For the first time, scientists have identified the precise atomic structure of the HIV capsid, which is the container of viral genes the virus inserts into human immune cells. This discovery, which was aided by the massively powerful Blue Waters supercomputer at the University of Illinois, Urbana-Champaign, may help in the development of new HIV therapies that would attack the capsid. Since this would be a novel approach to fighting HIV, such therapies would hold the promise of being effective for those who are resistant to other classes of drugs. The findings made the cover of the May 30 issue of the journal Nature.

After using Blue Waters' computational power to aid in defining the atomic structure of the capsid, the University of Illinois teams ran a simulation through the computer of how the capsid would behave in organic situations. According to investigator Klaus Schulten, a physics professor at the university, the supercomputer is 20 to 50 times more powerful in its computational abilities than the computer his team relied upon only a year before. Such power was necessary to help understand the relatively large capsid, which is composed of some 3 million protein atoms.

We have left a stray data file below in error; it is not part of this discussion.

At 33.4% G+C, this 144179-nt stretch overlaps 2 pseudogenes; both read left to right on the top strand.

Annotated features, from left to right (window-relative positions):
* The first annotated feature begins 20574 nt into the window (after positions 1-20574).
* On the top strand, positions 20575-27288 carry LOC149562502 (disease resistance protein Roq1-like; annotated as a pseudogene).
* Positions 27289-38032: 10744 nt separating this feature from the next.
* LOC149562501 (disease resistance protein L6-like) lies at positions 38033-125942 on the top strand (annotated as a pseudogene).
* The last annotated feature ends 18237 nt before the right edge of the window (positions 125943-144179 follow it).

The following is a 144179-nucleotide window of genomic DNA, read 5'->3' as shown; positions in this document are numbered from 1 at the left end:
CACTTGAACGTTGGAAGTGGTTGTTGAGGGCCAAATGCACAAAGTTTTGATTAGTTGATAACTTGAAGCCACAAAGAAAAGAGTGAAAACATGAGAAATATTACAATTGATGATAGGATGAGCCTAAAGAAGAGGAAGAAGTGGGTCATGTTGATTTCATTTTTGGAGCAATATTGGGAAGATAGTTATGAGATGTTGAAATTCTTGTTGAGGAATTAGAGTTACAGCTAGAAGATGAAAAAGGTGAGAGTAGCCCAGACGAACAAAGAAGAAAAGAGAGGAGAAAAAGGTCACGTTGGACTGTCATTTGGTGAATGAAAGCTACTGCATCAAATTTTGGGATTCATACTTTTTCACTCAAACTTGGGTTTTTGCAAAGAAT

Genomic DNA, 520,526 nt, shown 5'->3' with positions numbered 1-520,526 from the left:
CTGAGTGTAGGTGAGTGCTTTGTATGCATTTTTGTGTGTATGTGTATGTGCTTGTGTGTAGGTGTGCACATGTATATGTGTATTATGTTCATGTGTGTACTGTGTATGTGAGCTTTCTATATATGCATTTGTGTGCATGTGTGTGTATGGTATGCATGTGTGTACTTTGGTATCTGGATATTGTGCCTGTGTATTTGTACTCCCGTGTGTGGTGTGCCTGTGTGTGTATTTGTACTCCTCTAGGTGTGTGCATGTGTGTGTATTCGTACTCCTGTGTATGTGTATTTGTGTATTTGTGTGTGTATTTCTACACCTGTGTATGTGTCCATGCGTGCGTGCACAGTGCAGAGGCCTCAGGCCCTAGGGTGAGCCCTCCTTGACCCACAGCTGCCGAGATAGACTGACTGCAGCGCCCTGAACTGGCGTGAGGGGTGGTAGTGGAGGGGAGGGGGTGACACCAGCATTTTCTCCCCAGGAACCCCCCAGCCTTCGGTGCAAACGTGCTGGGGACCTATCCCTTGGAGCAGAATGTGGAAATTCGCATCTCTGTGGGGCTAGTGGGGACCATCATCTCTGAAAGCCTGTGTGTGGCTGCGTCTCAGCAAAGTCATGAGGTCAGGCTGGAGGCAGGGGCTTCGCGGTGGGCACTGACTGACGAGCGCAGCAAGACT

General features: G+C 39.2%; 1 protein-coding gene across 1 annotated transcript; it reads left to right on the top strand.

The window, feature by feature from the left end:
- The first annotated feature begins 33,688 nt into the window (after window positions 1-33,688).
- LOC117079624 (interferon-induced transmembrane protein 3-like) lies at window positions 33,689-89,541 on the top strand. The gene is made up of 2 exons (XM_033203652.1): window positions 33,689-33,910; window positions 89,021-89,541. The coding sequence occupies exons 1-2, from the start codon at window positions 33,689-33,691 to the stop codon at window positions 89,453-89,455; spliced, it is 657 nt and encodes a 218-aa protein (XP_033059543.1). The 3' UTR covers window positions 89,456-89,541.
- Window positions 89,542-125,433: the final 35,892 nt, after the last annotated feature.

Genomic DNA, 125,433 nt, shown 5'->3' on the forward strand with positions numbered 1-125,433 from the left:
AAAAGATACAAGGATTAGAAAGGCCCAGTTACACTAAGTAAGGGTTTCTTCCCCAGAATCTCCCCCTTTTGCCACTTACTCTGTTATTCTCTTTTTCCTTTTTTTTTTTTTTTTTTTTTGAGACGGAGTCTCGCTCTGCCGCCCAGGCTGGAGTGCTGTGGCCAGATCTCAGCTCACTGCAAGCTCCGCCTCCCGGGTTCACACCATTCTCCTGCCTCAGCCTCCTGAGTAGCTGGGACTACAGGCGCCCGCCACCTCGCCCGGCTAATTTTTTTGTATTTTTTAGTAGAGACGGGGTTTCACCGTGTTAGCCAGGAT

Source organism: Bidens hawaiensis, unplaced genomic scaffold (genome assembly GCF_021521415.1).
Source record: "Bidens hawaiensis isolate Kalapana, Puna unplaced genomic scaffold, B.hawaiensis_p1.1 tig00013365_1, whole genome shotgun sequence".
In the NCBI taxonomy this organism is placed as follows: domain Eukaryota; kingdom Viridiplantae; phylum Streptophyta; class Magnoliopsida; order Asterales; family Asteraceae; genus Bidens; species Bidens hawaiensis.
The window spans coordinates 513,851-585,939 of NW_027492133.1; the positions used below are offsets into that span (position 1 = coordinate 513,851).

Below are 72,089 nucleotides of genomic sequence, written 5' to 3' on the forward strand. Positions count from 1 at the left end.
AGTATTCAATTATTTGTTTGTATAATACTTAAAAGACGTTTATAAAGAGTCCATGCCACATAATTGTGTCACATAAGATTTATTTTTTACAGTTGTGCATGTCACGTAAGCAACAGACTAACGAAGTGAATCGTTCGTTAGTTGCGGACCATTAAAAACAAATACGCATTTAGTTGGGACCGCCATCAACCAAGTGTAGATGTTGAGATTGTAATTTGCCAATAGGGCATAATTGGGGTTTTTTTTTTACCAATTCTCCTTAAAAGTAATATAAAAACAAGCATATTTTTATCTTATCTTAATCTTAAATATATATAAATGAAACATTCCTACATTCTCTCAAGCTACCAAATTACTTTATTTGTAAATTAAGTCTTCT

These findings and the capacity of Blue Waters have opened the door for drug developers to better understand how their agents are interacting with the capsid, so they can tailor the drug molecules accordingly. The Illinois research team will next pursue such drug therapies in their simulations.

To read the study abstract, click here.

To read a release on the paper, click here.

To watch a YouTube video discussing the findings, click here.